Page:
• Iteration
• LOOP, DO, …
• Let
• Function
• DEFUN
• Macro
• DEFMACRO
• Structure
• DEFSTRUCT
• Property list
• GET

Refer to the previous tutorials for details

### Guided Practice

If-then-else

Recursion 1

Recursion 2

Prime Test

Tree Traversal

1. If-then-else

(defunisZero (n)

(if (= n 0)

(format t "~D is zero.~%" n)

(format t "~D is not zero.~%" n)))

Try this

(isZero 1)

(isZero 0)

2. Recursion 1

;To demonstrate recursion: 1+2+3+4+...+n

(defun sum1 (n)

(if (< n 1)

0

(if (= n 1)

1

(+ (sum1 (- n 1)) n))))

Try this

(sum 5)

(sum 10)

(sum -5)

3. Recursion 2

;To demonstrate recursion - 1^3+2^3+3^3+4^3+...+n^3

(defun sum3 (n)

(if (< n 1)

0

(if (= n 1)

1

) ) )

4. Is Prime ?

Try this

(isPrime 1)

(isPrime 11)

(isPrime -5)

5. Tree Traversal

Try this

(printTree \'(1 nil nil))

(printTree\'(2 \'(1 nil nil) nil))

(printTree\'(2 \'(1 nil nil) \'(3 nil nil)))

;print the tree in order

(defunprintTree (tree)

(let ((num (car tree))

(if (not tree)

nil

(progn

(print num) (printTreeltree) (printTreertree)

))

num))

### Programming Ex

Define a function

Define a recursive function and iterative function

Read a segment from a list

Remove a segment from a list

Sort a list

Traverse a tree

Use program as data

Propose an interesting question for yourself!

Programming Exercise 1
• Define a function sum(n) which returns the result of

1+2+3+4+5+6+…+n

Programming Exercise 2
• Define a recursive function Fibonacci_r(n) which returns the nth number in the Fibonacci sequence.
• (Fibonacci_r 1) gives 1
• (Fibonacci_r 2) gives 1
• (Fibonacci_r3) gives 2
• (Fibonacci_r4) gives 3
• Similarly, define an iterative function Fibonacci_i(n)
• Finally, execute (mapcar #\'Fibonacci_r \'(1 2 3 4 5))
Programming Exercise 3
• Write a function Extract (L i j) which extracts the ith to jth elements.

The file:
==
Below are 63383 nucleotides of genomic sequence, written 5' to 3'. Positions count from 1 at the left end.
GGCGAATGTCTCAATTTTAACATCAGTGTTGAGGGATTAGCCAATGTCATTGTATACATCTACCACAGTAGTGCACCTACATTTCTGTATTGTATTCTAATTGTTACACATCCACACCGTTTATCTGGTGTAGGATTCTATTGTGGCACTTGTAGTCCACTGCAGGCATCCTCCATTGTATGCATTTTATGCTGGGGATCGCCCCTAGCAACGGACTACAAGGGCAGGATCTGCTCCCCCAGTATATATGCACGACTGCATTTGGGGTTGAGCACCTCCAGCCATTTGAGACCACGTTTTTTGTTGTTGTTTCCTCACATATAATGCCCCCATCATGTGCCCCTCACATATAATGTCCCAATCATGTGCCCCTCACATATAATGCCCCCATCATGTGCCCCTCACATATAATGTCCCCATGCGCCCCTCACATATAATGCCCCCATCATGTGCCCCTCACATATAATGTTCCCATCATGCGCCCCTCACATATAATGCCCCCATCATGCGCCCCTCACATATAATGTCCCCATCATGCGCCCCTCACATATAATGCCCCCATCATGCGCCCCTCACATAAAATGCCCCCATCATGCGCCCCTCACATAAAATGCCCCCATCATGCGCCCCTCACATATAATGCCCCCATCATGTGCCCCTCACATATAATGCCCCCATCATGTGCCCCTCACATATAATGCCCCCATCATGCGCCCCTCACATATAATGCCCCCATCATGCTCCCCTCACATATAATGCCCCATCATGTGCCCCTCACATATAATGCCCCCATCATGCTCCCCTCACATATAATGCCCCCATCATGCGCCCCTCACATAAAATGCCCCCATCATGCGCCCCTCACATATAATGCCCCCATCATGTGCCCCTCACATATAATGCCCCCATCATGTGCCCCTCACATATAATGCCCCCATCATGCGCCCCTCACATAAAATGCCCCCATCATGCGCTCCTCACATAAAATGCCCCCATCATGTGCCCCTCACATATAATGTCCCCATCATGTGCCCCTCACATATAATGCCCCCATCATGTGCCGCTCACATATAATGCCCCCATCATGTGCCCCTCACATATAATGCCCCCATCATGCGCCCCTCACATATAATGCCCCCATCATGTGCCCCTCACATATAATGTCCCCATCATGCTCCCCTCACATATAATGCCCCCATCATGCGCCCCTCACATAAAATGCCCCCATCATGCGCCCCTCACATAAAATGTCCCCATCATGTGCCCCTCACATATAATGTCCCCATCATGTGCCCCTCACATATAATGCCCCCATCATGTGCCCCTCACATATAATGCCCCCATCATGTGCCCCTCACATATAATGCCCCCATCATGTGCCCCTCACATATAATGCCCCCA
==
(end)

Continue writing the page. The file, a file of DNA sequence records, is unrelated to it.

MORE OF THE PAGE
• (Extract \'(1 2 3 4 5) 1 2) gives (2 3)
• (Extract \'(1 2 3 4 5) 1 1) gives 2
• (Extract \'(1 2 3 4 5) 0 4) gives (1 2 3 4 5)
• (Extract \'(1 2 3 4 5) 0 5) gives (1 2 3 4 5)
• (Extract \'(1 2 3 4 5) 5 6) gives NIL
Programming Exercise 4
• Given a list of length n, we want to remove the cons cells from j to j+1, where j is from 0 to n-1. Define Splice (L i j) for the purpose.
• (Splice \'(1 2 3 4 5) 1 2) gives (1 4 5)
• (Splice \'(1 2 3 4 5) 1 1) gives (1 3 4 5)
• (Splice \'(1 2 3 4 5) 0 4) gives NIL
• (Splice \'(1 2 3 4 5) 0 5) gives NIL
• (Splice \'(1 2 3 4 5) 5 6) gives (1 2 3 4 5)
Programming Exercise 5
• Write a merge sort function for a list of number.
Programming Exercise 6
• Define a function called tree_all(T) , T is a binary tree as described in the tutorial, tree_all will return a list (A1,A2,A3,A4), which
• A1 is the largest node of T’s left sub tree
• A2 is the smallest node of T’s left sub tree
• A3 is the largest node of T’s right sub tree
• A4 is the smallest node of T’s right sub tree
• Example
• >(tree_all \'(10 \'(38 nil nil) \'(20 nil \'(11 nil nil))
• (38 38 20 11)
• >(tree_all \'(1 \'(10 \'(2 nil nil) \'(3 nil nil)) \'(320 \'(24 nil nil) \'(95 nil nil) ))
• (10 2 320 24)

(* (+ (2) (3)) (- (7) (8)))

Programming Exercise 7
• Define a macro called run_prog(p x) which returns the value of (p x).
• Example
• > (run_prog \'(+ x 2) 2)
• 4
• > (run_prog \'(+ x (- x 2)) 2)
• 2
Hints
• Simplify testing.lisp
• http://www.cs.sfu.ca/CourseCentral/310/pwfong/Lisp/1/tutorial1.html
• Use do, nthcdr
• http://en.literateprograms.org/Merge_sort_%28Lisp%29
• Use car, cdr, numberp and define a recursive function
• Choose among let, lambda, eval, quote and list
Hints

Hints for Q4

> (setq l \'(1 2 3 4 5 6 7 8 9 10 11 12))

(1 2 3 4 5 6 7 8 9 10 11 12)

> (nthcdr 3 l)

(4 5 6 7 8 9 10 11 12)

> (nthcdr 3 l)

(4 5 6 7 8 9 10 11 12)

> (setf (cdr (nthcdr 3 l)) (nthcdr 6 l)) ;because clisp doesn\'t allow setf on nthcdr

(7 8 9 10 11 12)

> l

(1 2 3 4 7 8 9 10 11 12)